Do Phones Actually Hurt Productivity?

The results of the survey of 45 SPASH students.

On the contrary, there are people who believe phones do not negatively affect productivity. However, there is a multitude of evidence that shows this is not true. A survey conducted with 45 SPASH student participants, showed a majority of students (38 people or 84.4%) feel like they are at least a little distracted by their phones when doing homework. This shows that students get distracted because of their phones. It hinders their productivity and can negatively affect their grades. 

However, if students are aware their phone causes issues academically, why do they still get distracted? Ms. White, an English teacher at SPASH, has an idea: “it’s easier to watch a Tiktok video than revise an essay.” In other words, going on your phone is less mentally challenging than doing assignments. It takes time and can be difficult to do homework, which is why students may go on their phones instead of doing their homework.

One participant of the previously mentioned survey explained that they go on their phone if the teacher goes off topic for a long time and doesn’t get to the point. Students are more likely to go on their phones if they are bored during a lecture. This can distract them from learning important information.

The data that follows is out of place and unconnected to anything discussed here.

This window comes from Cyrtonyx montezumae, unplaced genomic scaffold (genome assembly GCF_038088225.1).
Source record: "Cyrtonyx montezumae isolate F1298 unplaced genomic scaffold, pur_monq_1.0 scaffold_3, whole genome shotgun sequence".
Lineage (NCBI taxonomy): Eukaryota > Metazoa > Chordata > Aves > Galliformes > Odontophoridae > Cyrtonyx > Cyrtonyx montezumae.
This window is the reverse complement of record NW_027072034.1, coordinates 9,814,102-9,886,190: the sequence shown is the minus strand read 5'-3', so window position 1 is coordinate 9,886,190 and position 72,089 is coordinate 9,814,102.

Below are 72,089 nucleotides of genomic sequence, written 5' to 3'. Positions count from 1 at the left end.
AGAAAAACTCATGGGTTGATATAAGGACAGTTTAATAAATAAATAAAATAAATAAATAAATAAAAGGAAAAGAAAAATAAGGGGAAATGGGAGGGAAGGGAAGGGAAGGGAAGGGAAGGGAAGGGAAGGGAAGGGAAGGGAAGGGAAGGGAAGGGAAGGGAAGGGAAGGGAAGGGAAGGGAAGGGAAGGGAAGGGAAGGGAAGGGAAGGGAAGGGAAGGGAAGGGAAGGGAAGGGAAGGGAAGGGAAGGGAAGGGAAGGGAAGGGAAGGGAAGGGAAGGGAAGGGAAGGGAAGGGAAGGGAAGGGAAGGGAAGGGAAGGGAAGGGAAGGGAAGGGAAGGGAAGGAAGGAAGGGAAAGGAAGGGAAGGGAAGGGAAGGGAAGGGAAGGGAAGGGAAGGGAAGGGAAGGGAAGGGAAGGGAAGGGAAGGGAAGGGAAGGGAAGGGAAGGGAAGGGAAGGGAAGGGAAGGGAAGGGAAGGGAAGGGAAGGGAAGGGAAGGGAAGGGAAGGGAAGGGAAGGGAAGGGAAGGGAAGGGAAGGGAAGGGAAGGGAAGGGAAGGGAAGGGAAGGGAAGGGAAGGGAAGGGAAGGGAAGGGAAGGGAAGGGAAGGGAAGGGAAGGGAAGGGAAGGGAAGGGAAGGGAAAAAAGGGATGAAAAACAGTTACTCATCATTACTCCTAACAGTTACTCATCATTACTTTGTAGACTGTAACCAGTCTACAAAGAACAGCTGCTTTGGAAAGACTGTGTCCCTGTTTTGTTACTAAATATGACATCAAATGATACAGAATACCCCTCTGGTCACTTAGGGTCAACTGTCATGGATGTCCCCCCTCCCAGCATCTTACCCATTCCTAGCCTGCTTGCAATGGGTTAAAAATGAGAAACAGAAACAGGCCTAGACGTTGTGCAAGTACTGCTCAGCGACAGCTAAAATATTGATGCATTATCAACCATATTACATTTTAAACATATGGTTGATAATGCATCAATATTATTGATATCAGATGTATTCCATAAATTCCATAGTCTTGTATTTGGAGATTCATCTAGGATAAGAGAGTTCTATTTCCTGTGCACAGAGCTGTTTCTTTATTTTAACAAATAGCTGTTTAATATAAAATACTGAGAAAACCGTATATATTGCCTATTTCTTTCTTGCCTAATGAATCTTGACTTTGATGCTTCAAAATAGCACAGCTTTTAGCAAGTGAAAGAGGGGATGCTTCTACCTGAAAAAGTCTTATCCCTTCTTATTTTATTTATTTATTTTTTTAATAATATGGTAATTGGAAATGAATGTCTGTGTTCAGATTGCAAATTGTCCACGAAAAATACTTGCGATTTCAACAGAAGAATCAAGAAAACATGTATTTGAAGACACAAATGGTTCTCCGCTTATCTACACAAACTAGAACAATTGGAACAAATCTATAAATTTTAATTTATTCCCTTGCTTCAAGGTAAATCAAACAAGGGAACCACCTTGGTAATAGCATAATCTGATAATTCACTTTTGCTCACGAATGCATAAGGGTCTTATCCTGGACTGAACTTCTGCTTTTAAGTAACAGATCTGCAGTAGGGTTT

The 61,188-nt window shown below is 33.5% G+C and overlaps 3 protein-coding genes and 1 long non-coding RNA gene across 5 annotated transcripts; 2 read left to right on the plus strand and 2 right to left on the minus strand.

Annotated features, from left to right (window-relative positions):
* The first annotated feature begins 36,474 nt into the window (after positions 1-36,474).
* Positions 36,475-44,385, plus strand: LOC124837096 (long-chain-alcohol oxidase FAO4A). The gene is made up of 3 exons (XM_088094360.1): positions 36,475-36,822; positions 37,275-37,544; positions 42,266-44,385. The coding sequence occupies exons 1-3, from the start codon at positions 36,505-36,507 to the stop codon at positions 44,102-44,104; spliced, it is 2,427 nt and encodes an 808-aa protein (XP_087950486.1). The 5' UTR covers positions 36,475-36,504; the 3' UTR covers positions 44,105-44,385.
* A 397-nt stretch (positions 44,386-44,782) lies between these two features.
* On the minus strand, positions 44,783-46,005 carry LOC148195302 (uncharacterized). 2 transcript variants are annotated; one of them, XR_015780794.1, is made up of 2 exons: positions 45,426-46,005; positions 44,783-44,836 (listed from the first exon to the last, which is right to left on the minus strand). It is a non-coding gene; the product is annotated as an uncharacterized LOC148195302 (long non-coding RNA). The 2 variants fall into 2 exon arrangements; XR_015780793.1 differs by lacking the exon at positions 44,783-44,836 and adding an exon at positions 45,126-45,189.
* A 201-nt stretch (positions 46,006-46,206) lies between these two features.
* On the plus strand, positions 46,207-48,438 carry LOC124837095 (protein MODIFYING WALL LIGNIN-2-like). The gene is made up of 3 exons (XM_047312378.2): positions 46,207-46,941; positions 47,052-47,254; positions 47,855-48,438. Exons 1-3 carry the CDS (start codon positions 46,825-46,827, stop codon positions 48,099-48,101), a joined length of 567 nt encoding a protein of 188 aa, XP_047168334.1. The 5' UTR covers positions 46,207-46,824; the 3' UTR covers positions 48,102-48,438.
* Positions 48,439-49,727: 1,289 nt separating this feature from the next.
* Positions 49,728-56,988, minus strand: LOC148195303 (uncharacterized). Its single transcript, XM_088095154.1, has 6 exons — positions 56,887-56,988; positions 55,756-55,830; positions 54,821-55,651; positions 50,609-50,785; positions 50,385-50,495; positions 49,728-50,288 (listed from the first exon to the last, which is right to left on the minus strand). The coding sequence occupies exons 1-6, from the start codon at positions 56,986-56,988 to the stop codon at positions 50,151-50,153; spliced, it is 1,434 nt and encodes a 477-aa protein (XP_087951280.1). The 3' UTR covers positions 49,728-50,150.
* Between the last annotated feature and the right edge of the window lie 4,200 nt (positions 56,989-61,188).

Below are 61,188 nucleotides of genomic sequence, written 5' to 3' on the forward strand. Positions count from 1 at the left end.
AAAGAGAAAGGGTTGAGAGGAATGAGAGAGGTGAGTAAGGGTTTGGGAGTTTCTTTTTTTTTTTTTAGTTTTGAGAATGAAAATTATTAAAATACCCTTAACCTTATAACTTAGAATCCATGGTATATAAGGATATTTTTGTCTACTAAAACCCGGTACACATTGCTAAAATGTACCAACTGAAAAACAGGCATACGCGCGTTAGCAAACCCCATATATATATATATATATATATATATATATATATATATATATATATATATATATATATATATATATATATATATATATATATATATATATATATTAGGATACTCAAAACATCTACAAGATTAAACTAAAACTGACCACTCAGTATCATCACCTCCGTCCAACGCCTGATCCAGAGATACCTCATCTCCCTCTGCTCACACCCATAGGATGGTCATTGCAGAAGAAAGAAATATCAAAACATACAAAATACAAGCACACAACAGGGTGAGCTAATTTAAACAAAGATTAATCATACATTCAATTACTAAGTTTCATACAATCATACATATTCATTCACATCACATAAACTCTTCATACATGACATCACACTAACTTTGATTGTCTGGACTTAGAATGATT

In a study called “The Effect of Cell Phones on Attention and Learning: The Influences of Time and Nomophobia” discusses that during the 3rd quarter of a lesson (about 10 minutes in), people who kept their phone did not retain as much information as people who did not have their phone. This shows that longer lectures or the middle part of lectures is when people start to get distracted and lose concentration.

From the aforementioned survey, 24 (53.3%) of participants believe that their concentration has worsened because of their phone usage. More people said that their concentration has worsened at least a little from using their phones. This shows that students are aware that their phone may be hindering their ability to concentrate. 

Was phone usage always a problem in school? Lily Meronek explains that when she was in high school, she did not have a smartphone, so she couldn’t use her phone like people do currently. However, in college, she sometimes used her phone when she was bored. About eight years ago, when Lily was in high school, students did not use their phones as they do now. It shows that phones nowadays have become more distracting. 

In addition, Lily Meronek states, “They [people] complain saying they don’t have enough free time to do other stuff but then they’re on their phone instead of doing those things.” Phones can prevent people from doing the things that they want to do. If people learn how to lessen their phone usage, they will have more time for their interests.

Are There Solutions?